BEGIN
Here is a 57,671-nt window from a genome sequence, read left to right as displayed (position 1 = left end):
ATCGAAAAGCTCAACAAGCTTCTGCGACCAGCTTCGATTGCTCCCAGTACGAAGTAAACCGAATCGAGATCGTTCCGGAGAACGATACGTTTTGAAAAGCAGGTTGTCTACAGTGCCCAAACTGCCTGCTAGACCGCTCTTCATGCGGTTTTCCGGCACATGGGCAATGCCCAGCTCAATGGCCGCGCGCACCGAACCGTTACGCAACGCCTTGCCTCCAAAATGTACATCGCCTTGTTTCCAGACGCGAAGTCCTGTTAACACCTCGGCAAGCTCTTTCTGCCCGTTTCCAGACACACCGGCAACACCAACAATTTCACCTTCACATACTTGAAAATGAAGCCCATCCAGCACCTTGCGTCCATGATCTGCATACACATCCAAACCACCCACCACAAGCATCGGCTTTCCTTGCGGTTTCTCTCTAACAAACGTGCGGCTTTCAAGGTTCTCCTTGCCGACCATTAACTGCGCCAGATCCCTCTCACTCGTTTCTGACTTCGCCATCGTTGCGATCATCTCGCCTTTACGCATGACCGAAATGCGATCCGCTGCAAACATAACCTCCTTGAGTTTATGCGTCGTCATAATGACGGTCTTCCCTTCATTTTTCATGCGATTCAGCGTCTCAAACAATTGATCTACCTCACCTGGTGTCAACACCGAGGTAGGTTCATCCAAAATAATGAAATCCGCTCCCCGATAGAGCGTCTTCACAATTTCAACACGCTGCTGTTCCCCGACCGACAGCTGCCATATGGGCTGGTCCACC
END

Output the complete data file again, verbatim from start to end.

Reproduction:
Here is a 57,671-nt window from a genome sequence, read left to right as displayed (position 1 = left end):
ATCGAAAAGCTCAACAAGCTTCTGCGACCAGCTTCGATTGCTCCCAGTACGAAGTAAACCGAATCGAGATCGTTCCGGAGAACGATACGTTTTGAAAAGCAGGTTGTCTACAGTGCCCAAACTGCCTGCTAGACCGCTCTTCATGCGGTTTTCCGGCACATGGGCAATGCCCAGCTCAATGGCCGCGCGCACCGAACCGTTACGCAACGCCTTGCCTCCAAAATGTACATCGCCTTGTTTCCAGACGCGAAGTCCTGTTAACACCTCGGCAAGCTCTTTCTGCCCGTTTCCAGACACACCGGCAACACCAACAATTTCACCTTCACATACTTGAAAATGAAGCCCATCCAGCACCTTGCGTCCATGATCTGCATACACATCCAAACCACCCACCACAAGCATCGGCTTTCCTTGCGGTTTCTCTCTAACAAACGTGCGGCTTTCAAGGTTCTCCTTGCCGACCATTAACTGCGCCAGATCCCTCTCACTCGTTTCTGACTTCGCCATCGTTGCGATCATCTCGCCTTTACGCATGACCGAAATGCGATCCGCTGCAAACATAACCTCCTTGAGTTTATGCGTCGTCATAATGACGGTCTTCCCTTCATTTTTCATGCGATTCAGCGTCTCAAACAATTGATCTACCTCACCTGGTGTCAACACCGAGGTAGGTTCATCCAAAATAATGAAATCCGCTCCCCGATAGAGCGTCTTCACAATTTCAACACGCTGCTGTTCCCCGACCGACAGCTGCCATATGGGCTGGTCCACC